The FCA has failed to explain why mortgage borrowers, who took advantage of payment holidays in the March lockdown, were not told that doing so would their credit record and future lending decisions.
Under questioning in the Treasury Select Committee, neither FCA chief executive Nikhil Rathi or chairman Charles Randell explained why it took so long for consumers to be told about the impact of taking a payment holiday.
Siobhain McDonagh (Labour MP) questioned why they were not told at the outset instead of months later.
She said, “On 18th March the business secretary reassured those seeking a three-month payment break that it would not impact their credit record. On 20th March the FCA confirmed this,”
“However, the FCA did not tell borrowers at this point that the mortgage payment holiday or deferrals could still influence banks’ willingness to lend to them, even if their credit scores or ratings were unchanged.
“Why was it not until the 22 May that the FCA added these warnings to the mortgage advice page and until 1 July for similar warnings to be put on the FCA’s loans, credit cards and overdraft webpage?” she asked.
Randell said there were two different elements being considered in the situation – credit files maintained by credit reference agencies, and lenders making decisions about customers requiring the full detail of the borrower’s position.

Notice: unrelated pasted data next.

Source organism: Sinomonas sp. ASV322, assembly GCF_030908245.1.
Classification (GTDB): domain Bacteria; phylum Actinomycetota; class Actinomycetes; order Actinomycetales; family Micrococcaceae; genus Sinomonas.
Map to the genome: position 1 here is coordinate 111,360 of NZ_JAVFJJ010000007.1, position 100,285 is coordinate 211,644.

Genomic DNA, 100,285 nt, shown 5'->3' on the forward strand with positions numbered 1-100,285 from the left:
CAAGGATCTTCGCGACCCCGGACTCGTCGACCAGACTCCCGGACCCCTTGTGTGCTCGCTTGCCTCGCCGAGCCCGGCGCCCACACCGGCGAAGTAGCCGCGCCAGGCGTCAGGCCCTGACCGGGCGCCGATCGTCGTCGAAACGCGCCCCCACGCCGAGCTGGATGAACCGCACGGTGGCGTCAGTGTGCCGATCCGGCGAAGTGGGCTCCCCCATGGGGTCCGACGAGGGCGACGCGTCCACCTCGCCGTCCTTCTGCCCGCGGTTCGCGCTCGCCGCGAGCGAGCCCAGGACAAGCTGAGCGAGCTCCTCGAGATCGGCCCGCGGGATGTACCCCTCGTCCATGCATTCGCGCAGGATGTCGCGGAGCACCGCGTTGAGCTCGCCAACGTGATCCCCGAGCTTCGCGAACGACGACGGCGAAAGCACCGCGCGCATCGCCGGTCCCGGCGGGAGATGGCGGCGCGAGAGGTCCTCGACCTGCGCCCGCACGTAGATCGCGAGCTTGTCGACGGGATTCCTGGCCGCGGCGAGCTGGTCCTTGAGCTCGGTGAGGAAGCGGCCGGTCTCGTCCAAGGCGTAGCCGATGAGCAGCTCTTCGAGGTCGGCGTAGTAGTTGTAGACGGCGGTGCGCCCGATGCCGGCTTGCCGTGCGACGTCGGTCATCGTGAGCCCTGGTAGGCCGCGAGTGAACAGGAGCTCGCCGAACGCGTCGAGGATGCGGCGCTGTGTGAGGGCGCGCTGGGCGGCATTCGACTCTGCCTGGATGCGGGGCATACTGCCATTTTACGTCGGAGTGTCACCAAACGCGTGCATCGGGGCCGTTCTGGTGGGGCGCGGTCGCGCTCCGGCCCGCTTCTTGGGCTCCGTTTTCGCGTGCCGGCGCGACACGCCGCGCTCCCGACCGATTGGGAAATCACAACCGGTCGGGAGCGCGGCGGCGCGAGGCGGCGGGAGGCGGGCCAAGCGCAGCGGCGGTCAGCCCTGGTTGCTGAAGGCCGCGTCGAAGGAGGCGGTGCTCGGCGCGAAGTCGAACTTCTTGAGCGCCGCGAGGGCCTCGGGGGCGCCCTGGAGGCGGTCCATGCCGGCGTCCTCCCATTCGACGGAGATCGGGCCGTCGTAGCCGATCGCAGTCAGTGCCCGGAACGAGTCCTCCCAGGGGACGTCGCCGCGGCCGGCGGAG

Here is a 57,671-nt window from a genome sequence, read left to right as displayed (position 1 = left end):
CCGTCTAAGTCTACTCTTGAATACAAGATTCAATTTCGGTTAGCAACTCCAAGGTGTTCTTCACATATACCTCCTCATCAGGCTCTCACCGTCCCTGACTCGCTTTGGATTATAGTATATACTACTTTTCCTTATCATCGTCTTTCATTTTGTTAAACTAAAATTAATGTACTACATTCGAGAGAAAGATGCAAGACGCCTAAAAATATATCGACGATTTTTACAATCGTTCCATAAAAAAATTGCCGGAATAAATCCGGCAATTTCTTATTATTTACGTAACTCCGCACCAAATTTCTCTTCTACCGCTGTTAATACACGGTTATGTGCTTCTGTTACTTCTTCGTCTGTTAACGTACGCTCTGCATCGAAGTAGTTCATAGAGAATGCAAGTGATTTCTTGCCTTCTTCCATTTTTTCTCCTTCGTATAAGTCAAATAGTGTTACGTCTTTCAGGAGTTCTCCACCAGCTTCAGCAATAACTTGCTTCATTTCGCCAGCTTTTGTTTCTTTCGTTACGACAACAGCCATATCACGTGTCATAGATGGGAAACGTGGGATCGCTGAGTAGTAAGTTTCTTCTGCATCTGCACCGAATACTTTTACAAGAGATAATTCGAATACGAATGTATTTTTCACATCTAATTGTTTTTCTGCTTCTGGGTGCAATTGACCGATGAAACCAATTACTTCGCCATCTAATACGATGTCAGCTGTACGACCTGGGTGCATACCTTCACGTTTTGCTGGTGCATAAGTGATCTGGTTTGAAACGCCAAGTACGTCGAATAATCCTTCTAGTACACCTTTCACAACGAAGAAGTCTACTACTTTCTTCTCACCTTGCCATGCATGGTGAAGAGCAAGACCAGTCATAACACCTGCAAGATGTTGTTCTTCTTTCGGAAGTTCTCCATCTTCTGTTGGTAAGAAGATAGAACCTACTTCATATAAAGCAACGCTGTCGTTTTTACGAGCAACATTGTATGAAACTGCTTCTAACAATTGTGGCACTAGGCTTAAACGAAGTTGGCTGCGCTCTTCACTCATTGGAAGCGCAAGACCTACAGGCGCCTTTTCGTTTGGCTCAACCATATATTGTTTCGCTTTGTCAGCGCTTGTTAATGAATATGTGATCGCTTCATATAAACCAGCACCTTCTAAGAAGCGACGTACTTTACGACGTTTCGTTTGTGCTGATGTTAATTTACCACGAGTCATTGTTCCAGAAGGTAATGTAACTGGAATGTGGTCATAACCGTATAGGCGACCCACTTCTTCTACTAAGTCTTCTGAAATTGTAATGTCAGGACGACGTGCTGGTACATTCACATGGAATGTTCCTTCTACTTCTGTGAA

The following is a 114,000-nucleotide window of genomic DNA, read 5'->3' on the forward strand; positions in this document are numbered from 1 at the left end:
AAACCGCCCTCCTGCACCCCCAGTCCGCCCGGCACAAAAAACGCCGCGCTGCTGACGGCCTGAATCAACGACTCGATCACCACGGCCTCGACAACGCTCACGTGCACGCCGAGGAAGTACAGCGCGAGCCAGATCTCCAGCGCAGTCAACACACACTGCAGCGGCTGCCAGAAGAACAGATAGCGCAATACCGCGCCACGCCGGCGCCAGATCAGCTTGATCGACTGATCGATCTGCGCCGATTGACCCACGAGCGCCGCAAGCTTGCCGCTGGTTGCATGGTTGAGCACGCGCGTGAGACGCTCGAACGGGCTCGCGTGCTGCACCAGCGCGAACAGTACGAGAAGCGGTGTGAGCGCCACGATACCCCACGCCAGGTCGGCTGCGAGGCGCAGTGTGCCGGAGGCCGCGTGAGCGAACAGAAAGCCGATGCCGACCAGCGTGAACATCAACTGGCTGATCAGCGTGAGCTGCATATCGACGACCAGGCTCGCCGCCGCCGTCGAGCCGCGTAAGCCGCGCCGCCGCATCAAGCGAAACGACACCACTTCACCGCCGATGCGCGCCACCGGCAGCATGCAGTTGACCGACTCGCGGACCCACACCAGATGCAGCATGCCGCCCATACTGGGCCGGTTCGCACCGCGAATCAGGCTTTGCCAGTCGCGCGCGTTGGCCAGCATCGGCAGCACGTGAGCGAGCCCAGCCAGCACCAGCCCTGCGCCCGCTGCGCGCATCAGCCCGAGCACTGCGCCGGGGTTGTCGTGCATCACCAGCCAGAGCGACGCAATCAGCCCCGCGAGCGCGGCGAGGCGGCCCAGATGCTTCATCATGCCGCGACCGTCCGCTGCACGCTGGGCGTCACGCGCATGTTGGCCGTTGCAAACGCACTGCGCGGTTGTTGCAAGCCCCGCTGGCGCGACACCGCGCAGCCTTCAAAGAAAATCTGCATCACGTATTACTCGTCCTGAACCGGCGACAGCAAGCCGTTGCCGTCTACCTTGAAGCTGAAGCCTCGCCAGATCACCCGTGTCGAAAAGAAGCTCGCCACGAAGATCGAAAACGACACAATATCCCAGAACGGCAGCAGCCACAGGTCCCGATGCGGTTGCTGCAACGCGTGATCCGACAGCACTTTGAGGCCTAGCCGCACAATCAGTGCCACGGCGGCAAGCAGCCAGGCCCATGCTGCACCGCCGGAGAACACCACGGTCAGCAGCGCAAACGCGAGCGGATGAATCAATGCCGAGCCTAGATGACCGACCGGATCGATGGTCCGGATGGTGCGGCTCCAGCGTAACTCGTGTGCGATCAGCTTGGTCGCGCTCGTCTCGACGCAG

However, he did not explain why there was a delay in being clear about the situation.
Rathi said of the latest measures first announced Saturday: “We’ve been clear that the credit file masking is there for three months.”
He added that the FCA had been clear over the last week, that the credit score break did not mean lenders would ignore the additional indebtedness when making affordability decisions.
“It is important that when a lender makes a future lending decision, they have an understanding of the overall indebtedness of a consumer,” he said.
“We’re being straight now”
McDonagh said: “That’s not answering my question.
“To the lay person with a mortgage, they were told in March that if they took a payment holiday it would not affect them in the future.
“It took the FCA three months to put onto the website that indeed it would be taken into account.”
Rathi, who joined the FCA as chief executive in October concluded: “I wasn’t there in March, but we are being straight with borrowers now.”